A short distance away, María de los Santos Martínez Pinoco stood over a comal, a traditional cooking implement, moving around the chilacayote squash seeds she was toasting. She used wood for her fire, which she said gives the food better flavor.
“We always cook with firewood; it is normal for us,” she said. “We have our own charcoal, our own wood.”
No food fair anywhere in Puebla would be complete without mole sauce, and here they had a special one made with fruits like peaches, pears and apples as well as ancho chiles, according to Leticia Corona Durán. But one ingredient made it special: chapulines (grasshoppers).
“Chapulines are a very important part,” Corona continued. “The recipe has been handed down through the generations: grandmother, great grandmother … many generations. We make it so we do not forget.”
In front of the cazuela (a large clay pot) in which her mole was simmering were several metates, a pre-Hispanic type of mortar made from volcanic rock, in this case, unearthed near the pueblo. They’re still used, as they were in ancient times, to grind corn.
Next to where Corona stirred her mole, Liliana Ivette Minero Atenco and others were making tortillas by hand. “Our grandparents made them like this,” she said.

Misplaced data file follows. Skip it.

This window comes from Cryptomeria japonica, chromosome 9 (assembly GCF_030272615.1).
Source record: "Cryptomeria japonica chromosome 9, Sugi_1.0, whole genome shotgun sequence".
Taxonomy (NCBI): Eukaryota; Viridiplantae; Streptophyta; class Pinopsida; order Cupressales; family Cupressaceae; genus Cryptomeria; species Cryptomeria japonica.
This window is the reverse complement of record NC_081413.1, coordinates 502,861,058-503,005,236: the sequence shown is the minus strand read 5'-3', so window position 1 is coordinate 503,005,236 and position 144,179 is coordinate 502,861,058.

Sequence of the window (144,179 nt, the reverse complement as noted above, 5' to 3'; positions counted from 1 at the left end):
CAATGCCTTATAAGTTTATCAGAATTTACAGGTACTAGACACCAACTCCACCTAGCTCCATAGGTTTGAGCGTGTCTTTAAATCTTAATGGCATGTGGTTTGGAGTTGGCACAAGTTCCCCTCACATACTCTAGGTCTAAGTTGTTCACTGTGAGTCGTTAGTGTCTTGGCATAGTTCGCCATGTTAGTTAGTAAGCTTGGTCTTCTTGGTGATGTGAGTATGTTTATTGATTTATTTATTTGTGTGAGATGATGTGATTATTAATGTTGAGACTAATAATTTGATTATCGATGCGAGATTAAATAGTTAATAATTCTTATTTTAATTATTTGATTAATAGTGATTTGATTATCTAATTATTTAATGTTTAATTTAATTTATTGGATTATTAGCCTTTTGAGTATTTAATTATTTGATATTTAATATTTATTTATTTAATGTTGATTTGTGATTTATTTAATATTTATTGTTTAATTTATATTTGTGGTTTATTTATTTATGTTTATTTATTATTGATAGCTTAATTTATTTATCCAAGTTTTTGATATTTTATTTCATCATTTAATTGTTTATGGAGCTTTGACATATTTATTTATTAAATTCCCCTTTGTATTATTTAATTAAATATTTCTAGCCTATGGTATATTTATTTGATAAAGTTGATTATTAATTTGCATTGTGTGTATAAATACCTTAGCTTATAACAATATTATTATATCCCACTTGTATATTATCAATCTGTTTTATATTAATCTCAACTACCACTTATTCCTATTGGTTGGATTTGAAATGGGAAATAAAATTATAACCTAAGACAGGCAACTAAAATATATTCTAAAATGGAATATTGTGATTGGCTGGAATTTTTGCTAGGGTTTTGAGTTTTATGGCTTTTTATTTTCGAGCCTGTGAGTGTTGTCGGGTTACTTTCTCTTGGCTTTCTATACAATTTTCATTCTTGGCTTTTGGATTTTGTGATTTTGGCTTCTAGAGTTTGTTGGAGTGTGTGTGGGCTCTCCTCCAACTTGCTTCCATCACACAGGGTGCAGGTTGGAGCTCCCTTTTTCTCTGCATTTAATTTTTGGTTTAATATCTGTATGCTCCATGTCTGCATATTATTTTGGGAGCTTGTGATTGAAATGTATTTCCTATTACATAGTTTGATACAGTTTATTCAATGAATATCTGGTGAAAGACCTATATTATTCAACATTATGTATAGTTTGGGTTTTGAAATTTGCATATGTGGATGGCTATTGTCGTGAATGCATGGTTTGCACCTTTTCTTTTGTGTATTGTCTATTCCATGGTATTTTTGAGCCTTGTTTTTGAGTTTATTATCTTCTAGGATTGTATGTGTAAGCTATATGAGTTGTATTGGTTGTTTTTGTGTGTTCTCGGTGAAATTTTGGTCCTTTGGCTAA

Some people believe that tortillas made by hand taste better, but Minero wasn’t so sure. “There is not much difference in flavor,” she said. “We make them like this because it is a tradition.”
She handed me one, and when I saw that Corona was ladling her mole onto them, I stepped up for my share. I’ve avoided eating chapulines — not because I’m squeamish but because I’m a vegetarian — but mole’s one of my favorite dishes, and I figured that if I was going to write about a pre-Hispanic food fair, I had to try it.
It was really good, sweeter than other moles I’ve had, although that was certainly due to the fruits and not the chapulines.
Tejocote is a fruit that’s grown in abundance around the pueblo. Its name comes from the Náhuatl word texocotl, which has been translated as “a hard fruit with a sour taste.” Because of that fact, the fruit is usually cooked, which renders it sweet.
María Cecilia Ramos Álvarez makes a tejocote jelly that tastes a lot like peach. She also sold conservas (preserves) made from the fruit. Nearby, Columba Sánchez Popoca was selling a liquor made from tejocote.
“We boil the fruit with sugar and alcohol and then let it rest for one month,” she said. “It is better to let it age longer, like wine. The flavor changes.”